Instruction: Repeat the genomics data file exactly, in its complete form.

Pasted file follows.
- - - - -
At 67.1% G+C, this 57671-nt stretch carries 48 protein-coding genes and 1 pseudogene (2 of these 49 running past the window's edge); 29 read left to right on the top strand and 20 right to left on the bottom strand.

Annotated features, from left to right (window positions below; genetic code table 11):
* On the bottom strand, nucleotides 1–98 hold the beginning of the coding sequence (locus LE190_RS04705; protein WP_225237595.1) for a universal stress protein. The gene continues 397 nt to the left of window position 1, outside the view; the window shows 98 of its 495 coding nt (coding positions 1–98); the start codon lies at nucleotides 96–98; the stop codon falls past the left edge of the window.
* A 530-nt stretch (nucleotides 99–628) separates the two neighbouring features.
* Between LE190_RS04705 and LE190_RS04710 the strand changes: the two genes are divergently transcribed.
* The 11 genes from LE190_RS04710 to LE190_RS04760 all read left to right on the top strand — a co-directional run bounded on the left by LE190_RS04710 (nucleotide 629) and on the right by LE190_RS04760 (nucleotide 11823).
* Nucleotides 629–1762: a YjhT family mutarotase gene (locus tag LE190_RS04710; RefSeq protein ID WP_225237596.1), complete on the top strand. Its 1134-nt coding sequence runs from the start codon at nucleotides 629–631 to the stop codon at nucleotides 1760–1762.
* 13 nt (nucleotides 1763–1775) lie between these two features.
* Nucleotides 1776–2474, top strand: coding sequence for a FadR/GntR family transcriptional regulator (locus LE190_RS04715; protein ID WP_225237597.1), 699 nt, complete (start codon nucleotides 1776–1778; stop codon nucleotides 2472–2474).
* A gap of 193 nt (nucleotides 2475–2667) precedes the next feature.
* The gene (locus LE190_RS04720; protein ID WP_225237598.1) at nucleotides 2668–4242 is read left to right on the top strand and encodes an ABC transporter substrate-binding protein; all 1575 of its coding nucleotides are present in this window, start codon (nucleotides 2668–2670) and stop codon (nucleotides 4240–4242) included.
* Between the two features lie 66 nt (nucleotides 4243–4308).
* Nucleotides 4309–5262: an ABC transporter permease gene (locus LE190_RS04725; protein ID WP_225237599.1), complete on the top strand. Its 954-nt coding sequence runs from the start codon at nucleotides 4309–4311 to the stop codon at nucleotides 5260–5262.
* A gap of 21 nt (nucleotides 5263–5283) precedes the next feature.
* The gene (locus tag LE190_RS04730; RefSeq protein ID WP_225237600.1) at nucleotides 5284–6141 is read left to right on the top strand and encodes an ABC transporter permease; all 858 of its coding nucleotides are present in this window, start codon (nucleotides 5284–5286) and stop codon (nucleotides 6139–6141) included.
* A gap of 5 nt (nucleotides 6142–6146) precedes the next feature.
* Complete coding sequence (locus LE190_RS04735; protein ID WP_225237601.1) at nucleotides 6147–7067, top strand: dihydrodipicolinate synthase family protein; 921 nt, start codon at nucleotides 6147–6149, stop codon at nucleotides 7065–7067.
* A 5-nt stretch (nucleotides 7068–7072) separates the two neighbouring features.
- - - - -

At 67.1% G+C, this 57671-nt stretch carries 48 protein-coding genes and 1 pseudogene (2 of these 49 running past the window's edge); 29 read left to right on the top strand and 20 right to left on the bottom strand.

Annotated features, from left to right (window positions below; genetic code table 11):
* On the bottom strand, nucleotides 1–98 hold the beginning of the coding sequence (locus LE190_RS04705; protein WP_225237595.1) for a universal stress protein. The gene continues 397 nt to the left of window position 1, outside the view; the window shows 98 of its 495 coding nt (coding positions 1–98); the start codon lies at nucleotides 96–98; the stop codon falls past the left edge of the window.
* A 530-nt stretch (nucleotides 99–628) separates the two neighbouring features.
* Between LE190_RS04705 and LE190_RS04710 the strand changes: the two genes are divergently transcribed.
* The 11 genes from LE190_RS04710 to LE190_RS04760 all read left to right on the top strand — a co-directional run bounded on the left by LE190_RS04710 (nucleotide 629) and on the right by LE190_RS04760 (nucleotide 11823).
* Nucleotides 629–1762: a YjhT family mutarotase gene (locus tag LE190_RS04710; RefSeq protein ID WP_225237596.1), complete on the top strand. Its 1134-nt coding sequence runs from the start codon at nucleotides 629–631 to the stop codon at nucleotides 1760–1762.
* 13 nt (nucleotides 1763–1775) lie between these two features.
* Nucleotides 1776–2474, top strand: coding sequence for a FadR/GntR family transcriptional regulator (locus LE190_RS04715; protein ID WP_225237597.1), 699 nt, complete (start codon nucleotides 1776–1778; stop codon nucleotides 2472–2474).
* A gap of 193 nt (nucleotides 2475–2667) precedes the next feature.
* The gene (locus LE190_RS04720; protein ID WP_225237598.1) at nucleotides 2668–4242 is read left to right on the top strand and encodes an ABC transporter substrate-binding protein; all 1575 of its coding nucleotides are present in this window, start codon (nucleotides 2668–2670) and stop codon (nucleotides 4240–4242) included.
* Between the two features lie 66 nt (nucleotides 4243–4308).
* Nucleotides 4309–5262: an ABC transporter permease gene (locus LE190_RS04725; protein ID WP_225237599.1), complete on the top strand. Its 954-nt coding sequence runs from the start codon at nucleotides 4309–4311 to the stop codon at nucleotides 5260–5262.
* A gap of 21 nt (nucleotides 5263–5283) precedes the next feature.
* The gene (locus tag LE190_RS04730; RefSeq protein ID WP_225237600.1) at nucleotides 5284–6141 is read left to right on the top strand and encodes an ABC transporter permease; all 858 of its coding nucleotides are present in this window, start codon (nucleotides 5284–5286) and stop codon (nucleotides 6139–6141) included.
* A gap of 5 nt (nucleotides 6142–6146) precedes the next feature.
* Complete coding sequence (locus LE190_RS04735; protein ID WP_225237601.1) at nucleotides 6147–7067, top strand: dihydrodipicolinate synthase family protein; 921 nt, start codon at nucleotides 6147–6149, stop codon at nucleotides 7065–7067.
* A 5-nt stretch (nucleotides 7068–7072) separates the two neighbouring features.